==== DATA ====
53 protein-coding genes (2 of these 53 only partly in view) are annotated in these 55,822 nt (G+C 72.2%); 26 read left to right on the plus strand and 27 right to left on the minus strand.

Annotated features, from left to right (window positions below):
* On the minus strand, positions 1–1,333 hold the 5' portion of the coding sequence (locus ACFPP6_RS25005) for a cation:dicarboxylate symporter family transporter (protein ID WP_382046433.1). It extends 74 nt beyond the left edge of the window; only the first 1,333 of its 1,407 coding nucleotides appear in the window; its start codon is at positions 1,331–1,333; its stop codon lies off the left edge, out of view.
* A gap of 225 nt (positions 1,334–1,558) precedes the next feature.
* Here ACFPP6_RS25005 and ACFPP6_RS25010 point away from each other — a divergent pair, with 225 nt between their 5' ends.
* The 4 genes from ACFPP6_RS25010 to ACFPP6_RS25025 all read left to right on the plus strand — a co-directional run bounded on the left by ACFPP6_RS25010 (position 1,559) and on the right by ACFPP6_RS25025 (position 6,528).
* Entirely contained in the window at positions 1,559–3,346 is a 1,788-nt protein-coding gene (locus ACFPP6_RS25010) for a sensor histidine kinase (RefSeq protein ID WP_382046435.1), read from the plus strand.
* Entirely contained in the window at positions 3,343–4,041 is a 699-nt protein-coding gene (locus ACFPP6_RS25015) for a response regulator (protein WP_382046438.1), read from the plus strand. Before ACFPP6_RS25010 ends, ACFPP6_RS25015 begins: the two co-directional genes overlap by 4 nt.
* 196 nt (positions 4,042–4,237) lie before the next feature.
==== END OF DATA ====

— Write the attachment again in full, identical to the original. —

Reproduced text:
53 protein-coding genes (2 of these 53 only partly in view) are annotated in these 55,822 nt (G+C 72.2%); 26 read left to right on the plus strand and 27 right to left on the minus strand.

Annotated features, from left to right (window positions below):
* On the minus strand, positions 1–1,333 hold the 5' portion of the coding sequence (locus ACFPP6_RS25005) for a cation:dicarboxylate symporter family transporter (protein ID WP_382046433.1). It extends 74 nt beyond the left edge of the window; only the first 1,333 of its 1,407 coding nucleotides appear in the window; its start codon is at positions 1,331–1,333; its stop codon lies off the left edge, out of view.
* A gap of 225 nt (positions 1,334–1,558) precedes the next feature.
* Here ACFPP6_RS25005 and ACFPP6_RS25010 point away from each other — a divergent pair, with 225 nt between their 5' ends.
* The 4 genes from ACFPP6_RS25010 to ACFPP6_RS25025 all read left to right on the plus strand — a co-directional run bounded on the left by ACFPP6_RS25010 (position 1,559) and on the right by ACFPP6_RS25025 (position 6,528).
* Entirely contained in the window at positions 1,559–3,346 is a 1,788-nt protein-coding gene (locus ACFPP6_RS25010) for a sensor histidine kinase (RefSeq protein ID WP_382046435.1), read from the plus strand.
* Entirely contained in the window at positions 3,343–4,041 is a 699-nt protein-coding gene (locus ACFPP6_RS25015) for a response regulator (protein WP_382046438.1), read from the plus strand. Before ACFPP6_RS25010 ends, ACFPP6_RS25015 begins: the two co-directional genes overlap by 4 nt.
* 196 nt (positions 4,042–4,237) lie before the next feature.